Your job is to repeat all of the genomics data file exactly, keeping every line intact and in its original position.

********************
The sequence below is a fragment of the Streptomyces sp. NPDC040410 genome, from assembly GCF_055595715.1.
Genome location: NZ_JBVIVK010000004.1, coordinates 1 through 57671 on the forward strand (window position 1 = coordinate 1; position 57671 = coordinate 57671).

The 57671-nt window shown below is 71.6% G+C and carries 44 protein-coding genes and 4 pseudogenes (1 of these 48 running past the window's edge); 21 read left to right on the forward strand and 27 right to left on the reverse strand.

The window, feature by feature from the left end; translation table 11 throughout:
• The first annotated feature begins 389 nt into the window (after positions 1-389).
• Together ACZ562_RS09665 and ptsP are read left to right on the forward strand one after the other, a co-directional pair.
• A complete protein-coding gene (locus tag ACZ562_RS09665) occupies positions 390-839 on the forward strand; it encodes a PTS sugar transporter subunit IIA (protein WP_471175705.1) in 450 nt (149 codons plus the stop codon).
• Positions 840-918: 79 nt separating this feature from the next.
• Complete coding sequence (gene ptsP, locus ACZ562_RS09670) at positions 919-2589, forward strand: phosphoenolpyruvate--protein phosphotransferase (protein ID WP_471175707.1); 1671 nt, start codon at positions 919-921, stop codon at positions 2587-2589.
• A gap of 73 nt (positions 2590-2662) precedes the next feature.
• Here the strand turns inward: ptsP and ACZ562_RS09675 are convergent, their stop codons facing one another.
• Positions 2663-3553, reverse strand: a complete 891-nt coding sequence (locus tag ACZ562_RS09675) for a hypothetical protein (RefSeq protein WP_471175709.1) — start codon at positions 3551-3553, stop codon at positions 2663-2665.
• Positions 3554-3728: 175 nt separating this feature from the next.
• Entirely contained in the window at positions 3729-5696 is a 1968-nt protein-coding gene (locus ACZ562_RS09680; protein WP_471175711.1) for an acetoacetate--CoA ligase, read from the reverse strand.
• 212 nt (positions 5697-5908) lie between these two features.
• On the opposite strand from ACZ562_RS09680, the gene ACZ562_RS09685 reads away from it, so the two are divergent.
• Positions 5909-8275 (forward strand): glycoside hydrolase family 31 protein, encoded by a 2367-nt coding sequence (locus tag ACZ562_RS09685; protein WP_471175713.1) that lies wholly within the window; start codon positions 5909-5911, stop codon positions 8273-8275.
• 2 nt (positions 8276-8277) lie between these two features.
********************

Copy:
The sequence below is a fragment of the Streptomyces sp. NPDC040410 genome, from assembly GCF_055595715.1.
Genome location: NZ_JBVIVK010000004.1, coordinates 1 through 57671 on the forward strand (window position 1 = coordinate 1; position 57671 = coordinate 57671).

The 57671-nt window shown below is 71.6% G+C and carries 44 protein-coding genes and 4 pseudogenes (1 of these 48 running past the window's edge); 21 read left to right on the forward strand and 27 right to left on the reverse strand.

The window, feature by feature from the left end; translation table 11 throughout:
• The first annotated feature begins 389 nt into the window (after positions 1-389).
• Together ACZ562_RS09665 and ptsP are read left to right on the forward strand one after the other, a co-directional pair.
• A complete protein-coding gene (locus tag ACZ562_RS09665) occupies positions 390-839 on the forward strand; it encodes a PTS sugar transporter subunit IIA (protein WP_471175705.1) in 450 nt (149 codons plus the stop codon).
• Positions 840-918: 79 nt separating this feature from the next.
• Complete coding sequence (gene ptsP, locus ACZ562_RS09670) at positions 919-2589, forward strand: phosphoenolpyruvate--protein phosphotransferase (protein ID WP_471175707.1); 1671 nt, start codon at positions 919-921, stop codon at positions 2587-2589.
• A gap of 73 nt (positions 2590-2662) precedes the next feature.
• Here the strand turns inward: ptsP and ACZ562_RS09675 are convergent, their stop codons facing one another.
• Positions 2663-3553, reverse strand: a complete 891-nt coding sequence (locus tag ACZ562_RS09675) for a hypothetical protein (RefSeq protein WP_471175709.1) — start codon at positions 3551-3553, stop codon at positions 2663-2665.
• Positions 3554-3728: 175 nt separating this feature from the next.
• Entirely contained in the window at positions 3729-5696 is a 1968-nt protein-coding gene (locus ACZ562_RS09680; protein WP_471175711.1) for an acetoacetate--CoA ligase, read from the reverse strand.
• 212 nt (positions 5697-5908) lie between these two features.
• On the opposite strand from ACZ562_RS09680, the gene ACZ562_RS09685 reads away from it, so the two are divergent.
• Positions 5909-8275 (forward strand): glycoside hydrolase family 31 protein, encoded by a 2367-nt coding sequence (locus tag ACZ562_RS09685; protein WP_471175713.1) that lies wholly within the window; start codon positions 5909-5911, stop codon positions 8273-8275.
• 2 nt (positions 8276-8277) lie between these two features.